How to make noise with news

The news pages of national, regional, business, trade and technical media, and the huge number of specialist blogs, provide ample opportunities on a daily basis for scale-up businesses to build awareness with those they wish to attract and influence.

Most of what is shared through the media is news based, and more than 90% of stories in the media today can be traced back to news angles created – in part at least – by PR people. Journalists and bloggers rely heavily on sharing news stories to keep their own audiences coming back to them for more.

News content can also play a valuable role in enhancing the value of an organisation’s own website. Roaring Mouse analysis reveals that content with a good hook and the other core components of a media story attracts more than three times the volume of visitors and page views than other forms of content on average, and also retains the attention of visitors for longer. Visitors are almost ten times more likely to begin their first interaction with a corporate website on page containing a news story than they are with other content forms such as thought leadership pieces or customer case studies.

Businesses that enjoy the greatest amount of exposure generally produce good news stories. They also work hard to share them with the right people, at the right time, and in a way that is easy for the media to understand and repackage.

5 components of a good news story

So, what does a good news story look like? Crucially for those choosing what to cover, as well as containing one or more elements of TRUTH, a good news story is:

  • Topical: Timely, new and likely to be shared
  • Relevant: Connected to the audience
  • Unusual: Out of the ordinary or surprising
  • Trouble: Conflict, competition and problems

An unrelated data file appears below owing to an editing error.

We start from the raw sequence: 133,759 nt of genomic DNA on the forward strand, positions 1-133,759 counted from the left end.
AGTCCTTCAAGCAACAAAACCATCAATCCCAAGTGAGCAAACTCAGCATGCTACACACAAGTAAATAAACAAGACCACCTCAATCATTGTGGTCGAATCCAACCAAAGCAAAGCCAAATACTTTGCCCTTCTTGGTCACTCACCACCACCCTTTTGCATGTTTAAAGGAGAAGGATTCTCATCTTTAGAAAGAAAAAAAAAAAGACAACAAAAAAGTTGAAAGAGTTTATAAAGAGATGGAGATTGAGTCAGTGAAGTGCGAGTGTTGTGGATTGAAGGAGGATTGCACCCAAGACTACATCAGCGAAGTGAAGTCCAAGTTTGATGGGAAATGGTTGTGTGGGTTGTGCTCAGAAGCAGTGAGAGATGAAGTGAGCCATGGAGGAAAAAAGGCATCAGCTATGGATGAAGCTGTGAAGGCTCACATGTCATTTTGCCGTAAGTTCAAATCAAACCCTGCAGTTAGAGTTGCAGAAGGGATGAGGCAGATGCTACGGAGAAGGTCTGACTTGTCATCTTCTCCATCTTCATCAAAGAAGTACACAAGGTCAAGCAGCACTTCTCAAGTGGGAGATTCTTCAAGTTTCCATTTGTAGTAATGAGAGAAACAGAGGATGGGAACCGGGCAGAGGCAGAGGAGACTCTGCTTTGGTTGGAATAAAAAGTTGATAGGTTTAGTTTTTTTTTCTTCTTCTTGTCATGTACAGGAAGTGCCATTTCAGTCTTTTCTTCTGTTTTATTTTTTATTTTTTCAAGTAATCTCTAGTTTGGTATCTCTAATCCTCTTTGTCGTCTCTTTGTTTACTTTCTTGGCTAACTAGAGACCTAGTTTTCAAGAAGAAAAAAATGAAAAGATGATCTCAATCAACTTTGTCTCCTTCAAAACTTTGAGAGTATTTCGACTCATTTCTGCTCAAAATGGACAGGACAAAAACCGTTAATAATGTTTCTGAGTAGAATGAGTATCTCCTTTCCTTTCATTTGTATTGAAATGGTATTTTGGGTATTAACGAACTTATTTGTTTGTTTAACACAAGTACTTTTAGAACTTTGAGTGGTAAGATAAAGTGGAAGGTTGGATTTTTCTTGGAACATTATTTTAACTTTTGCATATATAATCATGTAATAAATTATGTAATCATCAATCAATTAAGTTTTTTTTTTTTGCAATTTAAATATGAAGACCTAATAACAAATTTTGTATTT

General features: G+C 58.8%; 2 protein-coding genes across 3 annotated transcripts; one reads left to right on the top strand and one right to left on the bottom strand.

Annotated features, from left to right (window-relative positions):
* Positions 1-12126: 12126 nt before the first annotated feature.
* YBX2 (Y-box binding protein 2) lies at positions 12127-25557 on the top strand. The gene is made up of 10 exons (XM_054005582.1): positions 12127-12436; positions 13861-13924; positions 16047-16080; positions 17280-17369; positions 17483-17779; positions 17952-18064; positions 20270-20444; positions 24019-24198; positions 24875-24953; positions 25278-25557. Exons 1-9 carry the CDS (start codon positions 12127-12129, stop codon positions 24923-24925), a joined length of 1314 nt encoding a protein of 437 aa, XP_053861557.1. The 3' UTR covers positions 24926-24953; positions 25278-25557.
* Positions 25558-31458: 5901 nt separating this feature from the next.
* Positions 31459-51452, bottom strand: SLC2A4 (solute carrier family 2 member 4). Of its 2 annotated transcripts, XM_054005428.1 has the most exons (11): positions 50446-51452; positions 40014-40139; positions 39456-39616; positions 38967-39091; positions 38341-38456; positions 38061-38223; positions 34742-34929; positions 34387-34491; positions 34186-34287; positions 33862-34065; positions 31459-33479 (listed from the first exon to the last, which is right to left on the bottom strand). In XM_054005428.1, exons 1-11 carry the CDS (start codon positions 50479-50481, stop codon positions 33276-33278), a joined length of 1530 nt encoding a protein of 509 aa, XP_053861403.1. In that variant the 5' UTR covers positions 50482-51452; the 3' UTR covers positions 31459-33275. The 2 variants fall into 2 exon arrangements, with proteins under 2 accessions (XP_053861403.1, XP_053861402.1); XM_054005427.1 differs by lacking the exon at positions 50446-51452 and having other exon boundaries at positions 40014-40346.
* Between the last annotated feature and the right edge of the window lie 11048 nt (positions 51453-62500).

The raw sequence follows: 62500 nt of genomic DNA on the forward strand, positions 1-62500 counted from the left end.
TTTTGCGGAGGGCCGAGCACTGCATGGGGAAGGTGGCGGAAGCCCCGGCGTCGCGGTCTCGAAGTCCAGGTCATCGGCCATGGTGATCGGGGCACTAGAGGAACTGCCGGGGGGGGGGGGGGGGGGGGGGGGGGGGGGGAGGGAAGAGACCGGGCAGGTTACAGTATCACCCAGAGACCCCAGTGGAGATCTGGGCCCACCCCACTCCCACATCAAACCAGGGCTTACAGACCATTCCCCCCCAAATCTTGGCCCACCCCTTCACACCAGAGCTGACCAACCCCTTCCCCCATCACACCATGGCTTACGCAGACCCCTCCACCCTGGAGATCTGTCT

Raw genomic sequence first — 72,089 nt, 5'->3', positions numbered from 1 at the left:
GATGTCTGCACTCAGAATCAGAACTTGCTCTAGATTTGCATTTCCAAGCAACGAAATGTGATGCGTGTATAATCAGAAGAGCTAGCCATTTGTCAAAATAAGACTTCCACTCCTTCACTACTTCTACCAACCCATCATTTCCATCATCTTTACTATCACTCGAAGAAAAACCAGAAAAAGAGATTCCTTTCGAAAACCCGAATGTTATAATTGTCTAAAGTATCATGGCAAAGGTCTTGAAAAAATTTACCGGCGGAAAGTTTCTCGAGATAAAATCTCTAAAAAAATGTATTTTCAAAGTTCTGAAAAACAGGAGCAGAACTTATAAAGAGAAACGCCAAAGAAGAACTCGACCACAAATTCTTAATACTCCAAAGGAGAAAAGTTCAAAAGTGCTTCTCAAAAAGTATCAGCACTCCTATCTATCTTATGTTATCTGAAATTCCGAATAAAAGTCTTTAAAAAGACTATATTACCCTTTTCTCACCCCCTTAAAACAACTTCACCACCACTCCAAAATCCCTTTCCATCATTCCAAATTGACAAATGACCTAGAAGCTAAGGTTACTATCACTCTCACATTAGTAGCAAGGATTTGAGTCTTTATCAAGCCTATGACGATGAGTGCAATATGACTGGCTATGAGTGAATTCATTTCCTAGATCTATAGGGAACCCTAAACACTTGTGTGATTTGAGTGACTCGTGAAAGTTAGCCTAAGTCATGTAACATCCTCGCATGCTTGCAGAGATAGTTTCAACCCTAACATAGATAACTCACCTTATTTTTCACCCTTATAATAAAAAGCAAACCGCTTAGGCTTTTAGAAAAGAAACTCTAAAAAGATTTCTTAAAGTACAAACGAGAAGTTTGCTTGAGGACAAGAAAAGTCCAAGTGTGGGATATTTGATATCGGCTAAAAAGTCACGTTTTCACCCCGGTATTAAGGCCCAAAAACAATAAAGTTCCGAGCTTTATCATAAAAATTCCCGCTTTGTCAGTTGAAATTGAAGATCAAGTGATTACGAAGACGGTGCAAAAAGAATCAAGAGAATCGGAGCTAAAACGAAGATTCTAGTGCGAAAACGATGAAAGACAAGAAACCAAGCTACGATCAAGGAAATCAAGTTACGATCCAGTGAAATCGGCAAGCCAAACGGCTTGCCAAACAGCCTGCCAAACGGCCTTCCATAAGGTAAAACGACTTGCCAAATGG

• Human: About people or impact on many people

What kind of news gets covered?

There are several types of news story that have become staples of PR campaigns for scale-ups. Here are some of the most commonly published stories about growing businesses in the media:

  • Innovation: Genuinely game-changing products or services can attract significant attention
  • Contracts: Customer wins validate products and services. The bigger the customer the better
  • Funding: From Series A funding rounds, to crowdfunding and flotation, raising investment is a powerful public endorsement of potential
  • Insight: Research, data and analysis saying something interesting about the audience or their problems
  • Appointments: Senior level hires show that a business is becoming a magnet for talent

Core components of a media story

Journalists are deluged in information and receive hundreds of emails every day, so how news is presented is crucial. Press releases must be written in plain English and have a short snappy headline. Summarise the story in the first paragraph, ideally using no more space than it takes to fill a Tweet. Include a quote attributed to a real person.

Remember that journalists need to include the following information in their news stories, so make sure you address them:

  • Who is the story about?
  • What happened?
  • Why did it happen?
  • Where did it happen?
  • When did it happen?

End the release with a boilerplate, a short paragraph about the company, and contact details so that journalists wanting more information know whom to contact. Remember than a picture speaks a thousand words and a good one will enhance the chances that your news is used. Provide links to further information and other useful content.